Crazy Butch Gang

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Crazy Butch Gang
Formation c. 1890
Extinction 1900s

The Crazy Butch Gang was an American juvenile street gang active in the New York City underworld during the late nineteenth century. Largely active in Manhattan's Lower East Side, the group were widely known as the cities top pickpockets and sneak thieves during the "Gay Nineties" period. An early member of this gang would later become known as a prominent New York gangster Jack Zelig.

Crazy Butch[edit]

Simon Erenstoft, also known as Crazy Butch, was supposedly orphaned at age 8, abandoned by his parents in Manhattan, where he began pickpocketing. According to legend, he later found a dog, which he later named Rabbi, and trained it to snatch purses and bring them around the corner at Willett Street and Stanton Street where he would be waiting.

Crazy Butch Gang[edit]

In the early 1890s the gang began a "snatch racket", where a gang member would purposely drive his bicycle into a pedestrian and begin an argument. As a group had gathered to watch the argument the other gang members would pickpocket the crowd. Then they would meet back at their headquarters on Forsyth Street on Manhattan's Lower East Side to divide up the money.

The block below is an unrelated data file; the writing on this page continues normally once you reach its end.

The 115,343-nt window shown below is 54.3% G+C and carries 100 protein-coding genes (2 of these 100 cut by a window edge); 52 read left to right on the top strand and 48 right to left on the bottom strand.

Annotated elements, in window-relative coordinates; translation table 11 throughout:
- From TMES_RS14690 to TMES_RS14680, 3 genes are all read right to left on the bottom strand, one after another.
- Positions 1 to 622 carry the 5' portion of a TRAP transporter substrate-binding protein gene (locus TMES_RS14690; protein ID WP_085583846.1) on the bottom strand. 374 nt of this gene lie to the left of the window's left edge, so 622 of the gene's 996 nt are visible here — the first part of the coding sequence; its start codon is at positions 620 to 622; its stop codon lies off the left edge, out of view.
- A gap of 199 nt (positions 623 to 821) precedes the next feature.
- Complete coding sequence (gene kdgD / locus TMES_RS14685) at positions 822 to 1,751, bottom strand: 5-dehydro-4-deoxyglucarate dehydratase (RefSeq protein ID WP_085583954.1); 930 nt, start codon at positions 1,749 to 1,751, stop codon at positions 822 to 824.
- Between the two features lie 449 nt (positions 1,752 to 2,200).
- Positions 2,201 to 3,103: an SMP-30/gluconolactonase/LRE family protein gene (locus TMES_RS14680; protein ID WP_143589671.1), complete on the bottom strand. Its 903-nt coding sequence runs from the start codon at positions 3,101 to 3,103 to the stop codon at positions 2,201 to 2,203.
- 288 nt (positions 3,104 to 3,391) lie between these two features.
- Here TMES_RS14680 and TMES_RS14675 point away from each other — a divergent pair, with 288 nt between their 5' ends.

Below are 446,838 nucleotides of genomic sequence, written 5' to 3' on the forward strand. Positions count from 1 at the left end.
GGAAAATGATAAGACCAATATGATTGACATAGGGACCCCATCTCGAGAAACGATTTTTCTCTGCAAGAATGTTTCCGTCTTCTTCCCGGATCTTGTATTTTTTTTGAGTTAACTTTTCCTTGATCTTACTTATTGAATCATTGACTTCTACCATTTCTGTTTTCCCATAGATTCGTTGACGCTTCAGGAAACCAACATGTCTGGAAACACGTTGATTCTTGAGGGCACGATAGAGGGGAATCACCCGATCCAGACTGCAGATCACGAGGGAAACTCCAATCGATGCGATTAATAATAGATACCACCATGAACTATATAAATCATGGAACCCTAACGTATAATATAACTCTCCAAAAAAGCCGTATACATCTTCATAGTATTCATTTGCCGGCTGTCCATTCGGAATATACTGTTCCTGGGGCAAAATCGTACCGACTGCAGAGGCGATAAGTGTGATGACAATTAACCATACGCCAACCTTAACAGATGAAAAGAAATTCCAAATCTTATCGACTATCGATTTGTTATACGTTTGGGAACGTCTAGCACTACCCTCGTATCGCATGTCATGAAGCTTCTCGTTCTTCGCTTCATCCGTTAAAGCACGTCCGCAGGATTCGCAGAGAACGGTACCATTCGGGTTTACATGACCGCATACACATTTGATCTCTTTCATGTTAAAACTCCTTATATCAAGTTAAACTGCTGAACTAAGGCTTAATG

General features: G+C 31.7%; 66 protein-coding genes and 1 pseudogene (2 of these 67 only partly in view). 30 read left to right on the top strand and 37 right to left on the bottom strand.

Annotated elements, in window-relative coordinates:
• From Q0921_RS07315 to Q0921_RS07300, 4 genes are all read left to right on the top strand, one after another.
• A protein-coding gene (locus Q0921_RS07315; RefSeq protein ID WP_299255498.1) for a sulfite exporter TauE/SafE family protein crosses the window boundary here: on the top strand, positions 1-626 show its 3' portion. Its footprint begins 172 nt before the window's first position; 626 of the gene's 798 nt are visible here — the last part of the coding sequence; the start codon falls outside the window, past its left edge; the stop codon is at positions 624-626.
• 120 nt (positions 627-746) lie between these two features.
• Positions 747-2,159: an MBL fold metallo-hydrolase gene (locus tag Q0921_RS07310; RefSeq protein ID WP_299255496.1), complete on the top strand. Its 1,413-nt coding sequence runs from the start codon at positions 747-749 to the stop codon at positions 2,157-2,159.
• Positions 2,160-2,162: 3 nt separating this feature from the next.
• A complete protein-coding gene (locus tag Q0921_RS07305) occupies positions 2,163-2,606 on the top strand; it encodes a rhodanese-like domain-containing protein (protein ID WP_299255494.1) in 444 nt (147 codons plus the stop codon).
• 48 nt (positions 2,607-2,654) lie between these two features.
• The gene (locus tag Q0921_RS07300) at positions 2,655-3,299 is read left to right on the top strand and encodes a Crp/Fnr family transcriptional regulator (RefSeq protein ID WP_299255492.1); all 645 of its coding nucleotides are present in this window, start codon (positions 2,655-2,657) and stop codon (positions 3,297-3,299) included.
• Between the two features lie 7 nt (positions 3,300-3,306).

The gang was allied to the Eastman Gang who were at almost constant war with the Five Points and Humpty Jackson Gangs between the late 1890s and early 1900s as they were incorporated into the Squab Wheelmen, an ally of Monk Eastman's organization. The gang broke up when Crazy Butch was killed by Harry the Soldier in a gunfight over a female shoplifter known as the Darby Kid.


  • Asbury, Herbert (1928). The Gangs of New York. New York: Alfred A. Knoff. 
  • Rose, Joe (1996). The Big Book of Thugs. Factoid Books. 

Further reading[edit]

  • Ferrara, Eric. Gangsters, Murderers & Weirdos of The Lower East Side, Part 1, Part 1., 2008. ISBN 1-4357-2507-7
  • Keats, Charles. Magnificent Masquerade: The Strange Case of Dr. Coster and Mr. Musica. Funk & Wagnalls, 1964.
  • Maffi, Mario. Gateway to the Promised Land: Ethnic Cultures on New York's Lower East Side. Rodopi, 1994. ISBN 90-5183-677-5